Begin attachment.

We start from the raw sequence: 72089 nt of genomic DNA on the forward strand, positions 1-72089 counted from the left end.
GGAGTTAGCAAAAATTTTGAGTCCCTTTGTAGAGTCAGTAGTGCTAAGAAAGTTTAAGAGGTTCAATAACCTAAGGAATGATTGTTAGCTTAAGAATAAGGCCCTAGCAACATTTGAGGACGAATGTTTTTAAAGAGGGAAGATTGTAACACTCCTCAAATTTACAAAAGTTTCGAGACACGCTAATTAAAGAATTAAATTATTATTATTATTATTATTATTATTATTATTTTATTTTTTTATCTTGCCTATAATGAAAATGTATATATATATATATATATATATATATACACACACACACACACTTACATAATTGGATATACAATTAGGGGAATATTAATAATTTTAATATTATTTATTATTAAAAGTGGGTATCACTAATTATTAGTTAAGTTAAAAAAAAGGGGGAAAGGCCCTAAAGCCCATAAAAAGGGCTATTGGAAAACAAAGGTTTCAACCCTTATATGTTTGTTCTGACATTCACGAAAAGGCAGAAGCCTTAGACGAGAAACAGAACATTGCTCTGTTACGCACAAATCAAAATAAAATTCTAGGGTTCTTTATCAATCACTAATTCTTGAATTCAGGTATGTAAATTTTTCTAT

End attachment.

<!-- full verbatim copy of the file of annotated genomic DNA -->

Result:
We start from the raw sequence: 72089 nt of genomic DNA on the forward strand, positions 1-72089 counted from the left end.
GGAGTTAGCAAAAATTTTGAGTCCCTTTGTAGAGTCAGTAGTGCTAAGAAAGTTTAAGAGGTTCAATAACCTAAGGAATGATTGTTAGCTTAAGAATAAGGCCCTAGCAACATTTGAGGACGAATGTTTTTAAAGAGGGAAGATTGTAACACTCCTCAAATTTACAAAAGTTTCGAGACACGCTAATTAAAGAATTAAATTATTATTATTATTATTATTATTATTATTATTTTATTTTTTTATCTTGCCTATAATGAAAATGTATATATATATATATATATATATATATACACACACACACACACTTACATAATTGGATATACAATTAGGGGAATATTAATAATTTTAATATTATTTATTATTAAAAGTGGGTATCACTAATTATTAGTTAAGTTAAAAAAAAGGGGGAAAGGCCCTAAAGCCCATAAAAAGGGCTATTGGAAAACAAAGGTTTCAACCCTTATATGTTTGTTCTGACATTCACGAAAAGGCAGAAGCCTTAGACGAGAAACAGAACATTGCTCTGTTACGCACAAATCAAAATAAAATTCTAGGGTTCTTTATCAATCACTAATTCTTGAATTCAGGTATGTAAATTTTTCTAT